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Why is eye-tracking data more accurate than alternatives? 

  • Eye movements such as the ones tracked by EyeQuant happen immediately without any conscious thought or decision – unlike qualitative methods such as focus groups and user surveys, eye-tracking analysis provides insight into behaviors we carry out instinctively. And according to Harvard professor Gerald Zaltman, 95% of purchasing decisions are subconscious.
  • It provides unbiased and quantifiable data – it removes the need to try and remember or explain where you looked and prevents study participants assuming details and giving incorrect information.
  • The eye-tracking technology used by EyeQuants scientists gathers natural behavior – eye trackers are unobtrusive and allow tasks to be carried out as normal so the results you get are more reliable.

Research shows that consumers can make purchasing decisions in as little as 313 milliseconds, making it crucial to influence the process within the first 3-5 seconds. Read more:



How can you trust the primary data?

There are various eye-tracking options available, from webcam technology to open-source software. However, due to technical constraints, these cheaper alternatives often produce data that results in lower levels of accuracy and precision. That’s why we only use the latest gold-standard eye-tracking equipment in our lab-based studies. The cameras detect infrared spectrum light and also benefit from outstanding technical specifications specialized to optimize particular eye-tracking tasks (mitigating spatial noise, head movements, changing illumination or calibration decay). These features work together to create a highly accurate system that produces highly reliable data. 

Our neuroscientists are continuously testing the accuracy of our eye-tracking techniques. Here’s a recent paper outlining the findings:


How can EyeQuant’s predictive models be so accurate?

  • Evaluation Methods

Dozens of new models on fixation prediction are published every year and compared on open benchmarks such as MIT300 and LSUN. However, progress in the field can be difficult to judge because models are compared using a variety of inconsistent metrics. Here at EyeQuant, we rely on our network of scientific advisors from the University of Caltech and dedicated neuroscientist from the University of Osnabrueck to continuously evaluate our predictive algorithms.

 EyeQuant’s research team is a leader in the field of evaluation methods for predictive models. The metrics used to measure accuracy depend on the type of prediction being made. For example, attention predictions are evaluated using 4 statistical metrics. This peer-reviewed paper by people on our team provides a detailed look at them: Measures and Limits of Models of Fixation Selection

  • Validation studies

EyeQuant’s attention prediction models are around 90% as accurate as the real eye-tracking studies’ data that the models are based on. How do we determine this and what does this comparison even mean?

The primary metric by which we measure accuracy is the so-called area under the receiver-operator characteristic, AUC in short. This metric is very commonly used in science and in particular also in measuring performance of models of human attention. Simply put, it quantifies how much a model is capable of distinguishing between bits of a stimulus, like pixels on a computer screen, that are likely to be fixated from those that are unlikely to be fixated.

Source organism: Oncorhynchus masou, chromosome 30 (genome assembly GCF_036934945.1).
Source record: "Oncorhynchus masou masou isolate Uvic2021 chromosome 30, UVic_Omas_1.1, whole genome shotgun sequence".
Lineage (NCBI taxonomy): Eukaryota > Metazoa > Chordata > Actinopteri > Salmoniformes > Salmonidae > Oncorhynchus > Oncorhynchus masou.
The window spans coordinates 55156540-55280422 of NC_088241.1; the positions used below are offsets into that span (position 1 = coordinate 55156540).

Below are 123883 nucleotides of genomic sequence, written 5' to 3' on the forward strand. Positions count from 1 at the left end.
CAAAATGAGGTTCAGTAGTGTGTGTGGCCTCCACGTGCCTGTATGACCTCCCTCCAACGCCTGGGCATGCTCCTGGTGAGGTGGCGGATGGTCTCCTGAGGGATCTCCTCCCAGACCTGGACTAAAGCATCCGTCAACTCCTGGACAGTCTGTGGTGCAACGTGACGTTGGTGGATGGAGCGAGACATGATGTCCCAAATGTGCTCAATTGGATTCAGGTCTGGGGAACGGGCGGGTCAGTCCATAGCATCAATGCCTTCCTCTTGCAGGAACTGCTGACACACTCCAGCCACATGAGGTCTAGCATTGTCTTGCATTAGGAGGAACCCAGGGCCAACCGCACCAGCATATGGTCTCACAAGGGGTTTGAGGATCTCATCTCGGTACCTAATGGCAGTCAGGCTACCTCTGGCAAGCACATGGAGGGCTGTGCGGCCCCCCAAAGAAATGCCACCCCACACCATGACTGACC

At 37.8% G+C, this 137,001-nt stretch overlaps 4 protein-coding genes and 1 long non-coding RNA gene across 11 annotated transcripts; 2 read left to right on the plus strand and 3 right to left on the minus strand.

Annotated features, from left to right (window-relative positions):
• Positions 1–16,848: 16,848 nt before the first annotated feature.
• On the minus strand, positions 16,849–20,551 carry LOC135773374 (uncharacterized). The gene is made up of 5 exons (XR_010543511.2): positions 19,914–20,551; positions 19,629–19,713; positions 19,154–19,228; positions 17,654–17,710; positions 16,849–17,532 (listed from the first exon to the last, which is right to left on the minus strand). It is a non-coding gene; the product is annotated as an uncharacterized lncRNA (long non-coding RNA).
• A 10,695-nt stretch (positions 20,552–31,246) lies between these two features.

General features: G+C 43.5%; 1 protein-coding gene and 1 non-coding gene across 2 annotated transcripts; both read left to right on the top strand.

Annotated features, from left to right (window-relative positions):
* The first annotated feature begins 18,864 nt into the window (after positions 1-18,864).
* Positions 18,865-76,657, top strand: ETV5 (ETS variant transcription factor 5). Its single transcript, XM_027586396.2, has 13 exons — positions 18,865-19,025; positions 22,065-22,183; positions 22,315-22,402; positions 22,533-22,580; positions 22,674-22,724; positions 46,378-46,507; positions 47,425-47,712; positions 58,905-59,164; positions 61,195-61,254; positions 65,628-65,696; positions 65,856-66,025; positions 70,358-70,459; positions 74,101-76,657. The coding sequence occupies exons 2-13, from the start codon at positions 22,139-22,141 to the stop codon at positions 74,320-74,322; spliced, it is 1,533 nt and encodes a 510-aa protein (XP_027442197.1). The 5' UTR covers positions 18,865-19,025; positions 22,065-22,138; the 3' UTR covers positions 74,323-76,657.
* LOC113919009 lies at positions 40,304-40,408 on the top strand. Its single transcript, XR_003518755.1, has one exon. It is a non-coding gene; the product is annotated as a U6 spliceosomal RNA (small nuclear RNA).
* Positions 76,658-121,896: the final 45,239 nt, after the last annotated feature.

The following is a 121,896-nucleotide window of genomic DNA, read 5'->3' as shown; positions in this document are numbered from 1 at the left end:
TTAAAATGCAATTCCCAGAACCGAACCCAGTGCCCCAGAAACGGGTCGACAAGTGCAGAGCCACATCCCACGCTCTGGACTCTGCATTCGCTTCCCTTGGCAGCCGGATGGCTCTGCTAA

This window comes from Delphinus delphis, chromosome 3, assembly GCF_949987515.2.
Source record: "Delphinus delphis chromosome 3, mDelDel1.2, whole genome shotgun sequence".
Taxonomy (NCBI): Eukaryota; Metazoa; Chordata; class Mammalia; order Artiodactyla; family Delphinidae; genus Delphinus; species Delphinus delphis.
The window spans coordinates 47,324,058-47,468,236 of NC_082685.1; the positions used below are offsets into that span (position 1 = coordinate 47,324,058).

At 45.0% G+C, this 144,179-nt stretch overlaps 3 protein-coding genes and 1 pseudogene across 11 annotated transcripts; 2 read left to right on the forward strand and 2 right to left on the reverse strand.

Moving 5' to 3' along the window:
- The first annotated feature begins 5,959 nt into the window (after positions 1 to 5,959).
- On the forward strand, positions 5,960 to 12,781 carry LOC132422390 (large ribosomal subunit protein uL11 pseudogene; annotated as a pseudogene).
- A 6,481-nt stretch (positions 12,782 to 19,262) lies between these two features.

While computational models, like artificial neural networks, can be used to predict the probability of eye fixations on areas of a web design after they have been trained with real eye-fixation data, one can also think of a subset of eye-fixation data itself as a model of a disjunct subset of eye-fixation data from the same experiment. This is done to understand an intrinsic property of the experimentally collected data: the upper limit that can be achieved by any model when based on that data.

In our method, to determine this upper limit, we take the eye-fixation data of one group of subjects to predict the eye fixations of a different group of subjects for all stimuli shown in the experiment. We select the predicting group such that their performance of predicting fixations of the other group is optimal – again, within the data’s own bounds: the accuracy score is practically never the perfect 1.0 AUC, because there is a natural variability of the fixation behavior between subjects. More typically such models derived directly from an optimal subset of the empirical data have an accuracy of around 0.9 AUC in our experiments.

While achieving an accuracy of just about 0.82 AUC our computational models have the advantage to be able to generalize beyond the ground truth. They have learned principles of human eye fixation and can apply those to new stimuli, like web designs, they have never been exposed to before. At the same time, when we validate them by testing them on parts of the ground truth after training them with the rest of the ground truth, they also are bound by the above-mentioned limit of the data. This is still the influence of the natural variability in fixation behavior in a sample of the population.

That means that if our models score an accuracy of about 0.82 AUC in their validation, they are – as 0.82 is 90% of 0.9 – in fact 90% as good as they theoretically can be given the nature of the ground truth. Or to put it as we did in the beginning: they are around 90% as accurate as the real eye-tracking studies’ data that they are based on.

Below, you’ll find an example of an accuracy graph for Attention:

For details on specific approaches for measuring the accuracy of our models of human attention, please see the following paper: Measures and Limits of Models of Fixation Selection (PLOS ONE, 2011). Niklas Wilming, Torsten Betz, Tim C. Kietzmann, Peter König